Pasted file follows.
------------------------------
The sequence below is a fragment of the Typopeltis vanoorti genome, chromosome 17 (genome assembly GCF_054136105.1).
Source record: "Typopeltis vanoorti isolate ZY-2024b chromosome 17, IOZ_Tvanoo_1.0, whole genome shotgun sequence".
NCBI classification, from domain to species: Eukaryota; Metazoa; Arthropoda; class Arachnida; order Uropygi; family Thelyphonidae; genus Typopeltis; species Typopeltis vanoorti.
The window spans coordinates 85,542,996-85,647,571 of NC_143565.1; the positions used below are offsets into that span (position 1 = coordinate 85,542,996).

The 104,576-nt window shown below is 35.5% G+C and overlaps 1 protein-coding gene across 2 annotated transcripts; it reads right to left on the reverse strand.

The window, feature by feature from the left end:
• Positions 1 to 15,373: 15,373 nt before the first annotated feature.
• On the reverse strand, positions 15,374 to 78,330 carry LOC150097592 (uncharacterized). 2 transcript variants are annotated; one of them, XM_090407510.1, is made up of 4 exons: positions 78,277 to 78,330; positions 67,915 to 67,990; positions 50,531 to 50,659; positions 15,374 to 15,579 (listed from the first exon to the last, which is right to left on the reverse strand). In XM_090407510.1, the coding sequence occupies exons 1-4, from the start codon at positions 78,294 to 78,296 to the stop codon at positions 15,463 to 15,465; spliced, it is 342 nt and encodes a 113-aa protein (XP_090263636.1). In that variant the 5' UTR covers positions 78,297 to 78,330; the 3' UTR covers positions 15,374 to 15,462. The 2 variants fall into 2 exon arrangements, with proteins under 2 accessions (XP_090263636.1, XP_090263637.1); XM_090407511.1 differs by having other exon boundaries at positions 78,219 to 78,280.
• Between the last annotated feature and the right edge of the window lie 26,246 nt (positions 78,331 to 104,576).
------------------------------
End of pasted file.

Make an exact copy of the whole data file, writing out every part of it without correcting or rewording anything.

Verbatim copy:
The sequence below is a fragment of the Typopeltis vanoorti genome, chromosome 17 (genome assembly GCF_054136105.1).
Source record: "Typopeltis vanoorti isolate ZY-2024b chromosome 17, IOZ_Tvanoo_1.0, whole genome shotgun sequence".
NCBI classification, from domain to species: Eukaryota; Metazoa; Arthropoda; class Arachnida; order Uropygi; family Thelyphonidae; genus Typopeltis; species Typopeltis vanoorti.
The window spans coordinates 85,542,996-85,647,571 of NC_143565.1; the positions used below are offsets into that span (position 1 = coordinate 85,542,996).

The 104,576-nt window shown below is 35.5% G+C and overlaps 1 protein-coding gene across 2 annotated transcripts; it reads right to left on the reverse strand.

The window, feature by feature from the left end:
• Positions 1 to 15,373: 15,373 nt before the first annotated feature.
• On the reverse strand, positions 15,374 to 78,330 carry LOC150097592 (uncharacterized). 2 transcript variants are annotated; one of them, XM_090407510.1, is made up of 4 exons: positions 78,277 to 78,330; positions 67,915 to 67,990; positions 50,531 to 50,659; positions 15,374 to 15,579 (listed from the first exon to the last, which is right to left on the reverse strand). In XM_090407510.1, the coding sequence occupies exons 1-4, from the start codon at positions 78,294 to 78,296 to the stop codon at positions 15,463 to 15,465; spliced, it is 342 nt and encodes a 113-aa protein (XP_090263636.1). In that variant the 5' UTR covers positions 78,297 to 78,330; the 3' UTR covers positions 15,374 to 15,462. The 2 variants fall into 2 exon arrangements, with proteins under 2 accessions (XP_090263636.1, XP_090263637.1); XM_090407511.1 differs by having other exon boundaries at positions 78,219 to 78,280.
• Between the last annotated feature and the right edge of the window lie 26,246 nt (positions 78,331 to 104,576).